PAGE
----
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RedHat disk space shows 100% use

I did a "df" and this is what I got:

[root@SRVWEB /]# df
Filesystem           1K-blocks      Used Available Use% Mounted on
/dev/sda8              2063504   1990328         0 100% /
/dev/sda3               194449     43280    141129  24% /boot
none                    512596         0    512596   0% /dev/shm
/dev/sda7              1035660     32940    950112   4% /tmp
/dev/sda5             10072456   2757052   6803736  29% /usr
/dev/sda9             10072456   1316452   8244336  14% /var
/dev/sda2              2585332     52592   2401412   3% /home


What is the simplist way to figure out what directory/file is taking up all the space? Any other recomendations?

Thanks.
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bfilipek
Asked:
bfilipek
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2 Solutions
 
BarthaxCommented:
du / | grep -v /boot | grep -v /dev |grep -v /tmp |grep -v /var | grep -v /home | less

du = disc usage
grep -v = ignore.
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BarthaxCommented:
Actually, pipe at the end into:

... | sort -gr | less

That way to sort by numeric, largest first.
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Cyclops3590Commented:
personally what I do is this (basically another take on what Barthax posted but with less output to go thru)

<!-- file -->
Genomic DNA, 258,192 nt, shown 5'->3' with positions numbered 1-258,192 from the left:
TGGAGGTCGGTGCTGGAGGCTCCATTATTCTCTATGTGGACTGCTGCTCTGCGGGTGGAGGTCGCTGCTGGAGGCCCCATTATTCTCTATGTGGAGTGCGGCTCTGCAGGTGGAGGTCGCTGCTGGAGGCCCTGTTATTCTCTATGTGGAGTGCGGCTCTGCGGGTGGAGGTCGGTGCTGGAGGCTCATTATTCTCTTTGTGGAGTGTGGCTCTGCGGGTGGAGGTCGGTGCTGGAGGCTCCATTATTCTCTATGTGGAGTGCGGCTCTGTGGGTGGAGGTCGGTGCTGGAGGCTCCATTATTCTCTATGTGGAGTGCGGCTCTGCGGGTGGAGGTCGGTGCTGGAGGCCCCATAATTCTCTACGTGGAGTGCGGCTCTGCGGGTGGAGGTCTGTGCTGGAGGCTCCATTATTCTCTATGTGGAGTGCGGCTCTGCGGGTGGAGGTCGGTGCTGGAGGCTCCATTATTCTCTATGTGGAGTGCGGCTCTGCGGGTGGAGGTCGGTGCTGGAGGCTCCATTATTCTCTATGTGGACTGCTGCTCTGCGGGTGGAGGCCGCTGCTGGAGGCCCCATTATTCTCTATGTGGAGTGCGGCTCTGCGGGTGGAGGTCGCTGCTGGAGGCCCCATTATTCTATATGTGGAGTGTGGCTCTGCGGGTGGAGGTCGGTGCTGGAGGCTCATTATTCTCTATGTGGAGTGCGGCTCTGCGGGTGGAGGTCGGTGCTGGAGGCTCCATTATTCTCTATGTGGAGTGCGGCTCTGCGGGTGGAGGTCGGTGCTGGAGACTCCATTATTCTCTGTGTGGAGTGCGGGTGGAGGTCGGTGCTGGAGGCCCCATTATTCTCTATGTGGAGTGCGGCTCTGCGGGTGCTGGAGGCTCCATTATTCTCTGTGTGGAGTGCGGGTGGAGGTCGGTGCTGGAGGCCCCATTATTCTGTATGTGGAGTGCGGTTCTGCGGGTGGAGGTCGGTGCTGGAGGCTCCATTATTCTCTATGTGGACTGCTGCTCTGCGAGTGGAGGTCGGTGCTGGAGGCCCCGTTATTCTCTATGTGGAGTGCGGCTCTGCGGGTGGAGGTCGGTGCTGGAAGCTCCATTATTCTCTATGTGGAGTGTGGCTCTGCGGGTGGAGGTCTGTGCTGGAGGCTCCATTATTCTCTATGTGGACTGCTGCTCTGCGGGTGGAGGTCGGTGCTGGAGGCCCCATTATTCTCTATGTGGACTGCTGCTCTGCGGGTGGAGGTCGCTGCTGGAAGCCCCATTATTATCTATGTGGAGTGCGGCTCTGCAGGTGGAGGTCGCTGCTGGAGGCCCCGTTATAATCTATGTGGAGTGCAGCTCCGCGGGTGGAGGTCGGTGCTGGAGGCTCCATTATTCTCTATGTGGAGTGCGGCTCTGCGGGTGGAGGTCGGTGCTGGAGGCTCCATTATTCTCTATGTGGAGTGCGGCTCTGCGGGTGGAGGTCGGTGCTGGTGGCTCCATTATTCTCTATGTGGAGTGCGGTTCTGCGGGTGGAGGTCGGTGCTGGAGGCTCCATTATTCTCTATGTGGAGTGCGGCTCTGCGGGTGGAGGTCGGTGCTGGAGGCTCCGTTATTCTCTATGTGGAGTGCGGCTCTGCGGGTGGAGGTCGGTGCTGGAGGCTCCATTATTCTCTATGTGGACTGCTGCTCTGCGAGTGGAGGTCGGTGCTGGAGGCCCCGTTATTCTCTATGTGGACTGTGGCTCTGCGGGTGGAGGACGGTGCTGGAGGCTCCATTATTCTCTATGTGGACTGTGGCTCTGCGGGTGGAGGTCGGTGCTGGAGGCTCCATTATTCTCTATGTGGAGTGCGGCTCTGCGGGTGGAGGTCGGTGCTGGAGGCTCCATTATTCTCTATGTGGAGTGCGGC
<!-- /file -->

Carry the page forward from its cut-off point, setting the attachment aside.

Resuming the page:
du -h --max-depth=1 / | grep -v /boot | grep -v /dev |grep -v /tmp |grep -v /var | grep -v /home | less
then cd into that directory use
du -h --max-depth=1
from then on until you find the culprit
my first thought would be do you store a lot of stuff in either the /usr/local or /root directories though
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bfilipekAuthor Commented:
Well that shows / at the top using 9258869. What do you suggest to clean it up?
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Cyclops3590Commented:
you need to delve deeper than that.  you still don't know the exact directory or file that is taking up so much space.
have you tried my idea yet and go level by level until you find the offending directory?
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bfilipekAuthor Commented:
Well I did a little more poking around, and it shows that there is 42GB of free space that is not allocated to any of the devices. How can I make this free space available to use?
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Cyclops3590Commented:
not really, the only thing you could try to do is find out which directory under the parent "/" that isn't currently its own partition is taking up the most room and then create,format, and mount the extra space as that directory
**NOTE: move the contents of that directory first, because after you mount the new partition, you won't see those files anymore, because the directory now points to a different place.
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bfilipekAuthor Commented:
Thanks for your help. I have a directory that I filled up with a lot of stuff, so I cleaned it out and Im good to go.
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